Postmodernism and post-structuralism, caught in the trap of ‘object-relations’, cannot wrench itself out of its own swirling, linguistic orbit, in which, for philosophers like Jacques Lacan, we merely ‘ex-ist’ rather than exist. The philosopher Richard Tarnas, The Passion of the Western Mind (1991), described the outcome of these philosophical developments, which in turn led to a general belief that the ‘nature of truth and reality, in science no less than in philosophy, religion, or art’ became ‘radically ambiguous’ – or radically subjectivised. He continues by saying that man, unable to ‘transcend the manifold predispositions of his or her subjectivity’ becomes trapped in a ‘fusion of horizons’, which leads to a form of nihilistic solipsism – or, in other strains, it becomes too unbounded, leading to a paradoxically flattening form of relativism. This loss of centre, as it were, results in an atmosphere that permeates our culture – affecting the arts and their previous attempts to reflect values beyond themselves – in which our individual and existential sovereignty is so abstracted that it is often reduced to algorithmic, or even algebraic, formulations in much of postmodernism and – chillingly – in the world of social media and even, more dangerously, politics.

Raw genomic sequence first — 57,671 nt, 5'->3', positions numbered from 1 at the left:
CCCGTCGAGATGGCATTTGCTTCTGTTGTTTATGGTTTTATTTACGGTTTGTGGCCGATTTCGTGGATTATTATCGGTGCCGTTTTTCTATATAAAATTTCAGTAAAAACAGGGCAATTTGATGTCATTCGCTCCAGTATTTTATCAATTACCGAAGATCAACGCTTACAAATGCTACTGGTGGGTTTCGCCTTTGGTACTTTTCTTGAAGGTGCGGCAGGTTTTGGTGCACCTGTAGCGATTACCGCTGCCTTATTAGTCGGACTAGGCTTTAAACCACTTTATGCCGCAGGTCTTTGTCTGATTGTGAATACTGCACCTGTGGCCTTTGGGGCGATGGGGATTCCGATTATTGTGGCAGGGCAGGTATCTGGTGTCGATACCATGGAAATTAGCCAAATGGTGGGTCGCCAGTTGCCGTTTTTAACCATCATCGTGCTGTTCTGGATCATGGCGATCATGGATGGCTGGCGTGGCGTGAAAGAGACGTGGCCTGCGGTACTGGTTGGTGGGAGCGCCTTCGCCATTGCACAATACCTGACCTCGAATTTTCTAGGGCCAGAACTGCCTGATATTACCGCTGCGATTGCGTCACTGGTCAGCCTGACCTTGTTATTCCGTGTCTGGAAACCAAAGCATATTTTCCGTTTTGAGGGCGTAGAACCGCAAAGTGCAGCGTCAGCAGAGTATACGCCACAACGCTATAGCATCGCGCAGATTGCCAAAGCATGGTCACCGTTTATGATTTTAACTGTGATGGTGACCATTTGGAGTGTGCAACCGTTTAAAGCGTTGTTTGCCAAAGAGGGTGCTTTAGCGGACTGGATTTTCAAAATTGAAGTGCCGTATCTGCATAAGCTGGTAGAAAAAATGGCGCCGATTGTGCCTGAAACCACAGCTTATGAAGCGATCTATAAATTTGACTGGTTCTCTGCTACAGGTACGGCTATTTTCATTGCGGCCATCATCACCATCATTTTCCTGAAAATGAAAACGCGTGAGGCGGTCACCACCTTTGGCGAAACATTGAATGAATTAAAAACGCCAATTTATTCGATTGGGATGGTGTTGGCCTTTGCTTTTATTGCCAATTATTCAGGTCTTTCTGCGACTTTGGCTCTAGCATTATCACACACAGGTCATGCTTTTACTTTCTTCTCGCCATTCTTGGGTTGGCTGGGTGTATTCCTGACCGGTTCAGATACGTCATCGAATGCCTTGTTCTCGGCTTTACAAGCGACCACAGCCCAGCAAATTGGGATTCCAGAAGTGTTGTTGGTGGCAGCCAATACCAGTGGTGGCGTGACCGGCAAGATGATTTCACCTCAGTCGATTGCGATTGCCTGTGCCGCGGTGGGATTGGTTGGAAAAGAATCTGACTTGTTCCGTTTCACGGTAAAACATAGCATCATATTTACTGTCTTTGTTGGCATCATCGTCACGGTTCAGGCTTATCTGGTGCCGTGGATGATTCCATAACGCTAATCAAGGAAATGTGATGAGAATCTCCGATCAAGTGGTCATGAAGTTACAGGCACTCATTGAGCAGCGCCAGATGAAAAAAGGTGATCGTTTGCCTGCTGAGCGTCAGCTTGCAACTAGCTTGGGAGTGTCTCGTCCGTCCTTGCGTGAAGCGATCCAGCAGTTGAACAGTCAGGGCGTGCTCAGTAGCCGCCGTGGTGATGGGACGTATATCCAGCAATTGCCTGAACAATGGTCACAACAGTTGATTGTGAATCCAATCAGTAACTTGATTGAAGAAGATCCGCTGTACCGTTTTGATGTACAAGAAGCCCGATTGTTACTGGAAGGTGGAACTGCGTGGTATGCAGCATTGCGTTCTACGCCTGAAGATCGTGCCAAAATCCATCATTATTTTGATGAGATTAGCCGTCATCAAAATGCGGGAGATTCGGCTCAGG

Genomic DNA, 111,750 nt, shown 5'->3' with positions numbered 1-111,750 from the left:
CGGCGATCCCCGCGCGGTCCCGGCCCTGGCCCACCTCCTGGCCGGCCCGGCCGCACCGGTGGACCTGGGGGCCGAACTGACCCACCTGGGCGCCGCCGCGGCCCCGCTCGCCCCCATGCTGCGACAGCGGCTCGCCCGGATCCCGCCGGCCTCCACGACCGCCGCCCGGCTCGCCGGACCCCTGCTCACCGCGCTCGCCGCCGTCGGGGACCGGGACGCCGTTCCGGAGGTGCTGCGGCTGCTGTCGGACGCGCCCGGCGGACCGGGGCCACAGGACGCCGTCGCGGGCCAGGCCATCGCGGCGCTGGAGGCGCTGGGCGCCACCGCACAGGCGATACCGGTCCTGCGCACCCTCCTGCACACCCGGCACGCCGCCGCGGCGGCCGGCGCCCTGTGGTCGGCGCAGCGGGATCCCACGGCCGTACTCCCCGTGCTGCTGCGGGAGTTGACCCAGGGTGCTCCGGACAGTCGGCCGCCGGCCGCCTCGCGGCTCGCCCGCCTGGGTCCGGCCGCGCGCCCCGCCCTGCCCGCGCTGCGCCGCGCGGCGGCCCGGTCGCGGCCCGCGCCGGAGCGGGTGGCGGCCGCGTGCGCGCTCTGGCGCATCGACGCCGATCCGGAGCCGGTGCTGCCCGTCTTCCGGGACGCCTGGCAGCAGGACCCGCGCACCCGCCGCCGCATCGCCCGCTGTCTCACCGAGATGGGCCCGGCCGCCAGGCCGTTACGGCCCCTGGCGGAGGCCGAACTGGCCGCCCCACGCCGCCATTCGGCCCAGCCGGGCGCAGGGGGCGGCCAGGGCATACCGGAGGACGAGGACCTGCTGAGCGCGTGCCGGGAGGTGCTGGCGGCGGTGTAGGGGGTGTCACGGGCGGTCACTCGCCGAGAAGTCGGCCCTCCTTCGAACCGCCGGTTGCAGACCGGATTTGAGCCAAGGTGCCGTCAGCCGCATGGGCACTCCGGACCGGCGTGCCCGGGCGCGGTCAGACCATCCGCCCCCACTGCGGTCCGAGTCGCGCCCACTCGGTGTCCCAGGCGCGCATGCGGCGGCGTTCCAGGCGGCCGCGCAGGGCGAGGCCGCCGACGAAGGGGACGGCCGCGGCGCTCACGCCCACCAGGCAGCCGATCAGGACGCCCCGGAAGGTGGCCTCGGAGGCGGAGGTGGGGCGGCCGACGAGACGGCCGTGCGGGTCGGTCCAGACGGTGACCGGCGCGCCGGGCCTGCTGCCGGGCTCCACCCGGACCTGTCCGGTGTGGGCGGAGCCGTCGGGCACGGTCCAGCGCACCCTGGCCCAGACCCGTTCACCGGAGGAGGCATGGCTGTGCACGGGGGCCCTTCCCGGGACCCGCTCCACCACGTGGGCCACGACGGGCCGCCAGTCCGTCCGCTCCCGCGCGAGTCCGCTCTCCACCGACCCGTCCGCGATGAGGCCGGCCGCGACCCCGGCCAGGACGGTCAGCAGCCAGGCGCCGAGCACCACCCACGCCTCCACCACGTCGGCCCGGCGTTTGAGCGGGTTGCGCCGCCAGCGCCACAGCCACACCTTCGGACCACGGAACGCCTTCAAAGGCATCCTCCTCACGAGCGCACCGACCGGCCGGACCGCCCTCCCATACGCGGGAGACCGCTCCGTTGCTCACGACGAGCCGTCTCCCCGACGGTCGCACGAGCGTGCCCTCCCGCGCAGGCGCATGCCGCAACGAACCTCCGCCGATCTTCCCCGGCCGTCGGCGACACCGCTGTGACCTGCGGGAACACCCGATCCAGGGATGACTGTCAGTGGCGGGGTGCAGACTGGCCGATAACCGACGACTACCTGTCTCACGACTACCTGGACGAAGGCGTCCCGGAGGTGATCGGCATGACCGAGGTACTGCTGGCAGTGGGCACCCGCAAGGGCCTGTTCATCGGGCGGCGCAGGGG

The great esoteric scholar, Manly P. Hall called this our problem of ‘orientation disorientation’ – we have lost our way, so to speak. And not only in ourselves, for this clearly reflects in our culture, flattening it to a husk of hyper-politicisation and is reflected in our crisis of identity. Timeless, objective, reliable value systems have been replaced with a liquid, amorphous mass uprooted from any healthy, cosmological and psychological reality; our choice, effectively, is to face our arbitrary existence in a universe indifferent to the strivings of our very being, or merely improvise with the equivalent of flimsy props in a theatre of unreality.